When you approach the 2, it recognizes you from the key fob or your phone (there’s an app for that) and sets off a happy dance of a light show. The 84 LED pixels in the headlights twinkle; the full-width taillight’s 288 LEDs race outward in sequence from the center of the car; the Polestar logo—a stylized star meant to evoke the North Star—is projected on to the inside of the glass roof like the Bat-Signal (it’s visible from outside as well); and a small version of the logo located inside the hollow shifter also lights up.

It Takes Control to Avoid an Accident

The Polestar 2 comes standard with parent-company Volvo’s Advanced Driver Assistance System (ADAS), a comprehensive suite of safety aids. One of those safety systems—possibly Oncoming Lane Mitigation—unexpectedly twitched the steering wheel abruptly to the right for a split second as we crested a rise in the middle of a corner while we were motoring along sedately on a two-lane road. We think the system mistook a large tree across the road for a car in the oncoming lane and tried to steer us out of trouble, then realized its mistake instantaneously and released the steering. It was over so quickly that the 2 didn’t even change direction. But it was a big surprise. Thankfully, it never happened again.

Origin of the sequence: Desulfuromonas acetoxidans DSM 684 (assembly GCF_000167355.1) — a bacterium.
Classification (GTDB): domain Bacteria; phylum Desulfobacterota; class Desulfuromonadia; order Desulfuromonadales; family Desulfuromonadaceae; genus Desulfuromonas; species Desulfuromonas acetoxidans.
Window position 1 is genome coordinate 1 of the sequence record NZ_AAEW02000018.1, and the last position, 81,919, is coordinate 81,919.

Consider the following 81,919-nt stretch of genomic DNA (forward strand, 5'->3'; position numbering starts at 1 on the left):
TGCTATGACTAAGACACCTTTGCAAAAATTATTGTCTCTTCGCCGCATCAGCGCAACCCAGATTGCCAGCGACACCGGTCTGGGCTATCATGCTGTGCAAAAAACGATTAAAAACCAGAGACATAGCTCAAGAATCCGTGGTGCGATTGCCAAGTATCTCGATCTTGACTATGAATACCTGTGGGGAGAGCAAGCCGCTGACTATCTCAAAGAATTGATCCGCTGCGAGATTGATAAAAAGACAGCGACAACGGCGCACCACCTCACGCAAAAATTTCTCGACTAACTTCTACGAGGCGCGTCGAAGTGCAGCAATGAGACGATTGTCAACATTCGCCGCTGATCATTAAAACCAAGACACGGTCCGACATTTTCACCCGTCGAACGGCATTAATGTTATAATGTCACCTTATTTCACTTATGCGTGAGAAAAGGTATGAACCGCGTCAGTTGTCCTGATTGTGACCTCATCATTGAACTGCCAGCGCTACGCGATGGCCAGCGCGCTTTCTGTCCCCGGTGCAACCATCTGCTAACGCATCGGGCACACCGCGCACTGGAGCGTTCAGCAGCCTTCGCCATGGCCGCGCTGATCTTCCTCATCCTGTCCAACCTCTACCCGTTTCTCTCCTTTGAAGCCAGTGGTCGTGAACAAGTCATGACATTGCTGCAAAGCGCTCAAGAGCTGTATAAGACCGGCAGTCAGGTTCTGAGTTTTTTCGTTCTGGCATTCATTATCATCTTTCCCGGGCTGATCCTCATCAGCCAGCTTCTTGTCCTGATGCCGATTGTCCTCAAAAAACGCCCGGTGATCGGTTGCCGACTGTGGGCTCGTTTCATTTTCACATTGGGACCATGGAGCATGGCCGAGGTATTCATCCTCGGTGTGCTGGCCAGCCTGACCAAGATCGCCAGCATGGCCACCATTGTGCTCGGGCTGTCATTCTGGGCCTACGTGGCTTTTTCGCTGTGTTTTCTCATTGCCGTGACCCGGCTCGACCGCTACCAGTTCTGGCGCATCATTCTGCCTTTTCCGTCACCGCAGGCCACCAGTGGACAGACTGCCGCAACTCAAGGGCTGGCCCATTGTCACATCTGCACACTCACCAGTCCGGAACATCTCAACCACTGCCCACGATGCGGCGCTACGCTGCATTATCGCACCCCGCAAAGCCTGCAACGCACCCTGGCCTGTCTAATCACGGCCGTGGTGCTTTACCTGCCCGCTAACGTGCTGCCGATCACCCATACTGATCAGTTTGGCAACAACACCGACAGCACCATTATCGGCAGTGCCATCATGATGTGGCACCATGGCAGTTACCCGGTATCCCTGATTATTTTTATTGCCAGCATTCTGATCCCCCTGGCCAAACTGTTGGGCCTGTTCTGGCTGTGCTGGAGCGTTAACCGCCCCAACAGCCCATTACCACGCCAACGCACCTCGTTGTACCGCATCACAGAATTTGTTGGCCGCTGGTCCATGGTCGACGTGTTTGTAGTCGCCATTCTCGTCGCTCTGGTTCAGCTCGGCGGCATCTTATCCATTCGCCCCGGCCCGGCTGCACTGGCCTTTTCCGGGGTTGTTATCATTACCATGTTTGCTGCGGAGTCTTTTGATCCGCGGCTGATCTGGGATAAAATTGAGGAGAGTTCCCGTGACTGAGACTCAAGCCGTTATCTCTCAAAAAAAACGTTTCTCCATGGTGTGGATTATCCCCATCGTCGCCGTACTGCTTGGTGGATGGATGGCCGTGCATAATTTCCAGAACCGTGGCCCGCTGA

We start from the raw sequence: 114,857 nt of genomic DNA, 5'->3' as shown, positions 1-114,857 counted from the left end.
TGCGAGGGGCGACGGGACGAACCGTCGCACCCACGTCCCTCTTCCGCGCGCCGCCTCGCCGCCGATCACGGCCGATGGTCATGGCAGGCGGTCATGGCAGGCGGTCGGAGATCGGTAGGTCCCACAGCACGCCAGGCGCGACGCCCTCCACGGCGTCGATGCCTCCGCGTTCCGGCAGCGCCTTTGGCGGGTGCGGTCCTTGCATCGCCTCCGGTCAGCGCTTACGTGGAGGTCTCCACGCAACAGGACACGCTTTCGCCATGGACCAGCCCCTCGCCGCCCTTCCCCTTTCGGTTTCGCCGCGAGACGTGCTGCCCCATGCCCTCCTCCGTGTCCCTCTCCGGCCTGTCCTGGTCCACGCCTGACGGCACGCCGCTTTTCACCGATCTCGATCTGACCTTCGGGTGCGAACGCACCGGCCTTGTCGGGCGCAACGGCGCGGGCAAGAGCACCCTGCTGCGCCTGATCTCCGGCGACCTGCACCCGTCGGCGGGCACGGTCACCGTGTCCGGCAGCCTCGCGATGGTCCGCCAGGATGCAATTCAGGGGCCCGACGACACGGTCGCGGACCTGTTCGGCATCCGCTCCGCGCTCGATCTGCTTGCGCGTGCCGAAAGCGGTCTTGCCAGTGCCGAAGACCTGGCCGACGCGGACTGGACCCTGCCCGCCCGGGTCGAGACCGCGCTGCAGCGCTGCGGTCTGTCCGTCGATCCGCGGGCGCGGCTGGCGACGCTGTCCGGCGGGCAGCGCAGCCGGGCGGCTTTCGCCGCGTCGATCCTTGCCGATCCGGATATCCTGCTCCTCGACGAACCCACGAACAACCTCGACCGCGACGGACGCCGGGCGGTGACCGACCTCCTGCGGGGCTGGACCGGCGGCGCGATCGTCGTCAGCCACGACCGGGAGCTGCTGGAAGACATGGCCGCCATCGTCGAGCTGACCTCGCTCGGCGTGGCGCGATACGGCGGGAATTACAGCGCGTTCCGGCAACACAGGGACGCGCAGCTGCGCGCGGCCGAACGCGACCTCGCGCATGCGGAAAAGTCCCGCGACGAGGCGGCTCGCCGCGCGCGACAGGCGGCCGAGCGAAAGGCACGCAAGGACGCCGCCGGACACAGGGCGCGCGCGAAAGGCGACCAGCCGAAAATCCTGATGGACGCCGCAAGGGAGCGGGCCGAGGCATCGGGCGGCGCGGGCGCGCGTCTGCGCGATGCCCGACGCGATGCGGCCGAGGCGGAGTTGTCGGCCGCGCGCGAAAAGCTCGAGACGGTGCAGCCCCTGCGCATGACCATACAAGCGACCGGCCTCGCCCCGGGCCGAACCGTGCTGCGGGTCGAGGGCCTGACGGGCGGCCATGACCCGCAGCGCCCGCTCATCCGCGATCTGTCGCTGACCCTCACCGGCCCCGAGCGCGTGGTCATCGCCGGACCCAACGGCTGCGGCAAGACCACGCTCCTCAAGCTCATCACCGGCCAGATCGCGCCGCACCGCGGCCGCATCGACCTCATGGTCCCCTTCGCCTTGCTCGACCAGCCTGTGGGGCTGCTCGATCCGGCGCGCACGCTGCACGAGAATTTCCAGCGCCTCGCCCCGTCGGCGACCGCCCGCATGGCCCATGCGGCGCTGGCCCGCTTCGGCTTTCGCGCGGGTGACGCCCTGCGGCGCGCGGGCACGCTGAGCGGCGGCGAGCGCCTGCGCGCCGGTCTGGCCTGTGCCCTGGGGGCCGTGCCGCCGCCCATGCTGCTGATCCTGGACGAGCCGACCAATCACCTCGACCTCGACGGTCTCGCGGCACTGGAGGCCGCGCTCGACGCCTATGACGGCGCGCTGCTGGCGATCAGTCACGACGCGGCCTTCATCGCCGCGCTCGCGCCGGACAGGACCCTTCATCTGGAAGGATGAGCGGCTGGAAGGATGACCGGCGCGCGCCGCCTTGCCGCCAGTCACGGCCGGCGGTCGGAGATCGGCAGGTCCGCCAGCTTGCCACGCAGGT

Its Highway Range is Better Than its EPA Estimate Suggests

The EPA’s combined range estimate, the most prominent EV-range figure the agency publishes on its site, can be misleading. That’s why we test the real-world highway range of the EVs we review. The Polestar 2 with Performance package posted a 190-mile result on our test against what we expect to be a 230-mile EPA combined range. That’s only 10 miles short of a 2018 Tesla Model 3 Performance that had an EPA range of 310 miles. In fact, that 190-mile figure ties it with the Audi e-tron for the best real-world highway range of any vehicle that’s not a Tesla.

Leave a Reply

Your email address will not be published. Required fields are marked *